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01.07.2011


Steroids speed up Alzheimer's, in cell study

Methyltestosterone 3-(O-carboxymethyl)oxime
Long-term use of high doses of anabolic steroids makes brain cells more sensitive to the beta-amyloid peptides that cause damage and kill brain cells in Alzheimer’s disease. Pharmacologists from the University of Catania draw this conclusion from experiments they did, in which they exposed rats' brain cells to testosterone, nandrolone and methandrostenolone [the active ingredient in Dianabol].

The researchers tested not only these three anabolic steroids, but also analogues of them, which are not capable of penetrating cells. These are called oxime derivates. To give you an idea of what we're talking about, we've added a diagram showing the structure of the oxime derivate of methyltestosterone. The letters BSA at the end of a word indicate that the substance is an oxime derivate. The researchers reasoned that, in cell studies, oximes would only be able to react with receptors on membranes.

They conducted experiments using cells from the cortex of embryonic rats. They left them for 48 hours in test tubes, and when they added steroids the cortex cells died. When they added flutamide, and anti-androgenic, the toxic effect disappeared.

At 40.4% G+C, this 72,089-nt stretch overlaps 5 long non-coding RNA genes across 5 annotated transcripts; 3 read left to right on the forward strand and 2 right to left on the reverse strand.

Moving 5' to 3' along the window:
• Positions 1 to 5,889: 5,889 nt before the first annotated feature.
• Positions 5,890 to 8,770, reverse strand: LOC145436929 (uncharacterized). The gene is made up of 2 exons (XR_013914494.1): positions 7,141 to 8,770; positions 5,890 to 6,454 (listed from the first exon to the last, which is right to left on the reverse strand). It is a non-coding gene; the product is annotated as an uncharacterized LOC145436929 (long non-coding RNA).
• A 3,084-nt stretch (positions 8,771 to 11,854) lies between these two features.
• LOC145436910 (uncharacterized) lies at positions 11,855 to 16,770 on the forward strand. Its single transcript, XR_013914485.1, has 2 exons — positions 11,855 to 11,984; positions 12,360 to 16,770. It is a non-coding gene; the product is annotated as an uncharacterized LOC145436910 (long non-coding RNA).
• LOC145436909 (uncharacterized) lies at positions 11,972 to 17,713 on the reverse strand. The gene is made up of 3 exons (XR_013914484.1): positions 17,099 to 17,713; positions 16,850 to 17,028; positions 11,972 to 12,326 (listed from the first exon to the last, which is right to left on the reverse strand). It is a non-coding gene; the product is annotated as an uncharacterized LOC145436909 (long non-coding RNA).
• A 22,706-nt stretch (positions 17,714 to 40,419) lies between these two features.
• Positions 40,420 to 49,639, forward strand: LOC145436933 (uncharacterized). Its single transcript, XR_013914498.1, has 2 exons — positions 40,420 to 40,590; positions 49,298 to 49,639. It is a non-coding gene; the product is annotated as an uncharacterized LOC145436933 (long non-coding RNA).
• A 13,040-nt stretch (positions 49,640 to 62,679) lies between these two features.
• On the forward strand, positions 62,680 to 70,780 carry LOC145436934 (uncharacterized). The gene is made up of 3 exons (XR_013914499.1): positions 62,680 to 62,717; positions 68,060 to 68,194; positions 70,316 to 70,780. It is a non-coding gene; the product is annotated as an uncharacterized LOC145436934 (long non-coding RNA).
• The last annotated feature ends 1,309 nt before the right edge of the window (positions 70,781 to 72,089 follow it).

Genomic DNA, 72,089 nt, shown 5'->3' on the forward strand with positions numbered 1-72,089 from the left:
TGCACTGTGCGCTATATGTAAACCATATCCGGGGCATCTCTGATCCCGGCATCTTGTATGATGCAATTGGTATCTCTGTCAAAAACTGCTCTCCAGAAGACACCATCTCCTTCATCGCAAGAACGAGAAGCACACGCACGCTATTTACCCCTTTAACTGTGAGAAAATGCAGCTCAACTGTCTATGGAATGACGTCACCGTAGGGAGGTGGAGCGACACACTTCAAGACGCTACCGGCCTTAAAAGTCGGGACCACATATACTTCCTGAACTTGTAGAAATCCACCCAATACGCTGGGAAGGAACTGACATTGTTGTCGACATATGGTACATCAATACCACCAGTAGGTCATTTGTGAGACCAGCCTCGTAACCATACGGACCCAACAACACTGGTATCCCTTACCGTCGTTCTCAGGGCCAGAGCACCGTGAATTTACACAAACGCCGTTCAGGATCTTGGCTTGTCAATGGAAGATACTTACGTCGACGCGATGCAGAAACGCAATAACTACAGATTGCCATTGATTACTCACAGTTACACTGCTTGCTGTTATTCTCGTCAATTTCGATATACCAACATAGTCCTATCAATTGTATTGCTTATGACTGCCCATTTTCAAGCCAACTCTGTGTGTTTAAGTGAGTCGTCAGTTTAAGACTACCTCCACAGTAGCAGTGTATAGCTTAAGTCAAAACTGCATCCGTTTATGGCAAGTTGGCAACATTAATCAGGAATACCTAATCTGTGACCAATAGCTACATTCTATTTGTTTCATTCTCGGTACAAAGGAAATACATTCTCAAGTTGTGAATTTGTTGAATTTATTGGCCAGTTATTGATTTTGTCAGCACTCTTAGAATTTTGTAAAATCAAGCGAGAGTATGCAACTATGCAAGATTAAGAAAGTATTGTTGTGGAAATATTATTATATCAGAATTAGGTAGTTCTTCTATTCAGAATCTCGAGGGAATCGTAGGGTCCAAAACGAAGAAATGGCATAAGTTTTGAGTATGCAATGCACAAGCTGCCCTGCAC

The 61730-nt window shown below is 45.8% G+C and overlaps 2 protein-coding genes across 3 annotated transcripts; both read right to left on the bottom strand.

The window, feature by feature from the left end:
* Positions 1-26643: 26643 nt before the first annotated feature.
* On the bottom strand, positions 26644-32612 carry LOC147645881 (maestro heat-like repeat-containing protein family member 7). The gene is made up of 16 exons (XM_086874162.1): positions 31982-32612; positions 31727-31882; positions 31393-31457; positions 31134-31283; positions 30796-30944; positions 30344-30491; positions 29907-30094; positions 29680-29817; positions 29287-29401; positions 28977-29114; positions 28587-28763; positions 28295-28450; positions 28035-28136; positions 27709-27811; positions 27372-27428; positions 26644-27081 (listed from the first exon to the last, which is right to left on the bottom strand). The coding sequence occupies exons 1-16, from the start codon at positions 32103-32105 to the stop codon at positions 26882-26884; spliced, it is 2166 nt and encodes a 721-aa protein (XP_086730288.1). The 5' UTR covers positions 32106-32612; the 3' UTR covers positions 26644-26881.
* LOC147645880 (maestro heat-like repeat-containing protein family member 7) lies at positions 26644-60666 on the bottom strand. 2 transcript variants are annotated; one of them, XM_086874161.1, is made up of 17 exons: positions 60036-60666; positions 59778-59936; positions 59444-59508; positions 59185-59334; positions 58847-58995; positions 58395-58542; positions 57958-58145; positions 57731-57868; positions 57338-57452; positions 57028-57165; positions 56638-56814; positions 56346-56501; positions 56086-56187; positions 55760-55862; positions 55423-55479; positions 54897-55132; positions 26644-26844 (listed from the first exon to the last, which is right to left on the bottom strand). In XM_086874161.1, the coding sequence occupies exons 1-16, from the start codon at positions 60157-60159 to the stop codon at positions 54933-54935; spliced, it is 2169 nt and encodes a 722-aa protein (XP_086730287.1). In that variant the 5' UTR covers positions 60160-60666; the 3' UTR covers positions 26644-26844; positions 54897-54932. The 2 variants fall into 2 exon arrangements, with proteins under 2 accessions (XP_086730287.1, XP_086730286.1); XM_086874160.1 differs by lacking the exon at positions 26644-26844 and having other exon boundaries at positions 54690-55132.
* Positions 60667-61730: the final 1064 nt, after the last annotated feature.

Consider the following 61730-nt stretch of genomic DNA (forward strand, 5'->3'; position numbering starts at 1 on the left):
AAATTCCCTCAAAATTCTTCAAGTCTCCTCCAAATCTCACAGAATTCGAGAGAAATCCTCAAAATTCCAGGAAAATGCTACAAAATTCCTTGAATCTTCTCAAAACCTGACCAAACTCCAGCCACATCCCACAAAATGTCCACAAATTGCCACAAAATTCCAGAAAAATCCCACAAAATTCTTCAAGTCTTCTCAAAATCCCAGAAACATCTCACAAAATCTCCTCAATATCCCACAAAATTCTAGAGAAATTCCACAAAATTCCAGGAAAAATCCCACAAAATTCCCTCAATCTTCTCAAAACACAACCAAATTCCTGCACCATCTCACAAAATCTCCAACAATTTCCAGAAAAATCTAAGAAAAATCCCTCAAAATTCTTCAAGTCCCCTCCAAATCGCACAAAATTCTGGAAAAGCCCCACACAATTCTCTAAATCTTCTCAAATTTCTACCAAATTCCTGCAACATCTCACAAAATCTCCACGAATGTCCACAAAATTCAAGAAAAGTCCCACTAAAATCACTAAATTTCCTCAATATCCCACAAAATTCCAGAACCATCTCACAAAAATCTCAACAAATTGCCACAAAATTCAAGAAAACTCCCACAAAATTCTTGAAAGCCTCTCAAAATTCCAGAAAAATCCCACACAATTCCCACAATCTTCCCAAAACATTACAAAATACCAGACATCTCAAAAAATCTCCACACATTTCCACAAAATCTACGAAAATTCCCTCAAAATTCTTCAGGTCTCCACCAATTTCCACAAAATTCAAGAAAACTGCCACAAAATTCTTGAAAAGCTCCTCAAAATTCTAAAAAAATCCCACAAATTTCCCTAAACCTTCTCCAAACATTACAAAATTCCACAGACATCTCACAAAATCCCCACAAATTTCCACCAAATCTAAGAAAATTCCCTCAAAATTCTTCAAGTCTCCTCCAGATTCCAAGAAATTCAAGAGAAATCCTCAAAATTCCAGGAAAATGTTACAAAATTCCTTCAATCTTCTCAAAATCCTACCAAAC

The researchers don't understand why, but adding the anti-progestagen RU486 reversed the toxic effect of methandrostenolone.

Methandrostenolone doesn't do much with the androgen receptor, but it's not a progestagen either. The researchers have no idea why RU486 has this effect. All they say is that we don't yet understand how methandrostenolone works.


Steroids speed up Alzheimer's, in cell study


Steroids speed up Alzheimer's, in cell study


Steroids speed up Alzheimer's, in cell study


When the researchers added the toxic beta-amyloid peptides [A-beta] to the cells, the first thing they noticed was that testosterone in a low concentration protected the brain cells, but that this protective effect disappeared when the anti-androgen flutamide and the anti-oestrogen 4-hydroxy-androstenedione were added. On the other hand, they also noticed that higher androgen doses increased the rate of death of the brain cells by the beta-amyloid peptides.

The researchers wonder whether what they observed in their test tubes also takes place in the brains of steroids users. If this is the case, then the list of potential side effects of steroids use has just become a little longer. "Exposure to anabolic androgenic steroids may result in a compromised brain, more susceptible, later in life, to the onset or progression of diseases not usually linked to drug abuse, especially neurodegenerative diseases", the researchers conclude in their article.

Source:
J Neurosci Res. 2011 Apr;89(4):592-600.

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